Wednesday, August 26, 2015

Katrina envy

Ray of Hope

Nobody could have predicted there would be Katrina envy
A member of the Chicago Tribune editorial board is wishing for a "Hurricane Katrina" to strike and help clean up what she sees as her own corrupt city.

Kristen McQueary, who is an actual member of the Chicago Tribune's actual editorial board, met with Mayor Mitch Landrieu and somehow came away with the notion — well, I'm not sure what's more wrongheaded, that Katrina "fixed" things in New Orleans or that a Chicagoan would want the people of Chicago to go through something similar:
Envy isn't a rational response to the upcoming 10-year anniversary of Hurricane Katrina.

But with Aug. 29 fast approaching and New Orleans Mayor Mitch Landrieu making media rounds, including at the Tribune Editorial Board, I find myself wishing for a storm in Chicago — an unpredictable, haughty, devastating swirl of fury. A dramatic levee break. Geysers bursting through manhole covers. A sleeping city, forced onto the rooftops.
So that's kind of jarring.  But is it really all that different from what we've heard from conservative pundits like Ms. McQueary right from the beginning of the post-K ordeal?  The right wing campaign to use the deaths of some 1800 people as an opportunity to "fix things" in New Orleans is not a difficult thread to trace.

For instance, here is an article by New York Times columnist David Brooks published on September 8, 2005.  Its headline is, "Katrina's Silver Lining" 
As a colleague of mine says, every crisis is an opportunity. And sure enough, Hurricane Katrina has given us an amazing chance to do something serious about urban poverty.

That's because Katrina was a natural disaster that interrupted a social disaster. It separated tens of thousands of poor people from the run-down, isolated neighborhoods in which they were trapped. It disrupted the patterns that have led one generation to follow another into poverty.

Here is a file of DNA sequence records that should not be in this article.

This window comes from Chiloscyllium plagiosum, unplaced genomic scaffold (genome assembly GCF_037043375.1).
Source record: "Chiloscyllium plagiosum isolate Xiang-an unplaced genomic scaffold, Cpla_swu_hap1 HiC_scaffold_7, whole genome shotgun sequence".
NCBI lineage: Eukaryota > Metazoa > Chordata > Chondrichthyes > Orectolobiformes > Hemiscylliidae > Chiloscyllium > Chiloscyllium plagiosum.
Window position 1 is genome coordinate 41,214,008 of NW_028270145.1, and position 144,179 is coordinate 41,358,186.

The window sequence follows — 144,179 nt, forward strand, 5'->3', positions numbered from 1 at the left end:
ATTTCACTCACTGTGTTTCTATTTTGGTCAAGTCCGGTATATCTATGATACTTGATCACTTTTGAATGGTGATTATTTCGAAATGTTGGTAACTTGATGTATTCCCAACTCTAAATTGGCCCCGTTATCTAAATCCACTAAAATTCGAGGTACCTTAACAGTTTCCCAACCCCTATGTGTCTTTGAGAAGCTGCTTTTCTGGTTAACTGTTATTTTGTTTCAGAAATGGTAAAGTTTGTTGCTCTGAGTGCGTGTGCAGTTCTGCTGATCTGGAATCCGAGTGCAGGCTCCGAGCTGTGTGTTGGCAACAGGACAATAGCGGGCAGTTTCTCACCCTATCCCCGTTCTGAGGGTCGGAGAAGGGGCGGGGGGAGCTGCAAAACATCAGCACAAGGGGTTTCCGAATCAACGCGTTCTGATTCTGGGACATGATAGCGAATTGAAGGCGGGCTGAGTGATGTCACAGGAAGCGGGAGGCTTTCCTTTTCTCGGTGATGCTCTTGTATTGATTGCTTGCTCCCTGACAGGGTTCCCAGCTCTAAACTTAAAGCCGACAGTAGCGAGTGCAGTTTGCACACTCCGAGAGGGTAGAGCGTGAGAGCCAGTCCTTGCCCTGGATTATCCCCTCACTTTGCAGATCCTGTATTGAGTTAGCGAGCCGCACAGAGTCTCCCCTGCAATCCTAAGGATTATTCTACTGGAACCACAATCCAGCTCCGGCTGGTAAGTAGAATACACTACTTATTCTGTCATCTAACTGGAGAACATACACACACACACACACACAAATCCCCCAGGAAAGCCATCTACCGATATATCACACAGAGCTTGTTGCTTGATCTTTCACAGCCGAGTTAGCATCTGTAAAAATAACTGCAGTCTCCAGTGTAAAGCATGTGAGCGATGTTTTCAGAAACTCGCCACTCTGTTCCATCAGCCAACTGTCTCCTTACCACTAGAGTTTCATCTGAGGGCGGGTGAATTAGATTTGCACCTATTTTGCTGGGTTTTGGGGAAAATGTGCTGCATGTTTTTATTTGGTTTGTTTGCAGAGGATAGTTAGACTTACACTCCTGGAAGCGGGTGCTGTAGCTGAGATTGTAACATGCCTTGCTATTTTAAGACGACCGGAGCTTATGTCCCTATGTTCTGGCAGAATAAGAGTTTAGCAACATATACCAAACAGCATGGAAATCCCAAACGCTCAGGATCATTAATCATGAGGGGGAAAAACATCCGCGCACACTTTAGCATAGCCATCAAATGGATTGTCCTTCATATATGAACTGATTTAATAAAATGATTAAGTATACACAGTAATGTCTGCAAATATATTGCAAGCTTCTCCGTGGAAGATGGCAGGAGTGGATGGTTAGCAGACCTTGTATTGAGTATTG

It has created as close to a blank slate as we get in human affairs, and given us a chance to rebuild a city that wasn't working. We need to be realistic about how much we can actually change human behavior, but it would be a double tragedy if we didn't take advantage of these unique circumstances to do something that could serve as a spur to antipoverty programs nationwide.
Brooks goes on to recommend that a recovering New Orleans take as a model this social engineering experiment developed in (irony) Chicago. 
The most famous example of cultural integration is the Gautreaux program, in which poor families from Chicago were given the chance to move into suburban middle-class areas. The adults in these families did only slightly better than the adults left behind, but the children in the relocated families did much better.
So mere days after the storm, while flood waters are still actually draining out of the city, Brooks tells us that Katrina is an opportunity. It has provided us a "blank slate" to do "something serious about urban poverty."  And that serious thing we should do is move poor people out to the suburbs.  Scowl if you want but this was remarkably prescient. Especially for David Brooks.

At the same time that Brooks was writing that column, advice was also pouring in from libertarian think tanks like the American Enterprise Institute where tank thinker James Glassman could barely contain his enthusiasm for building "the ultimate libertarian city" upon our blank slate.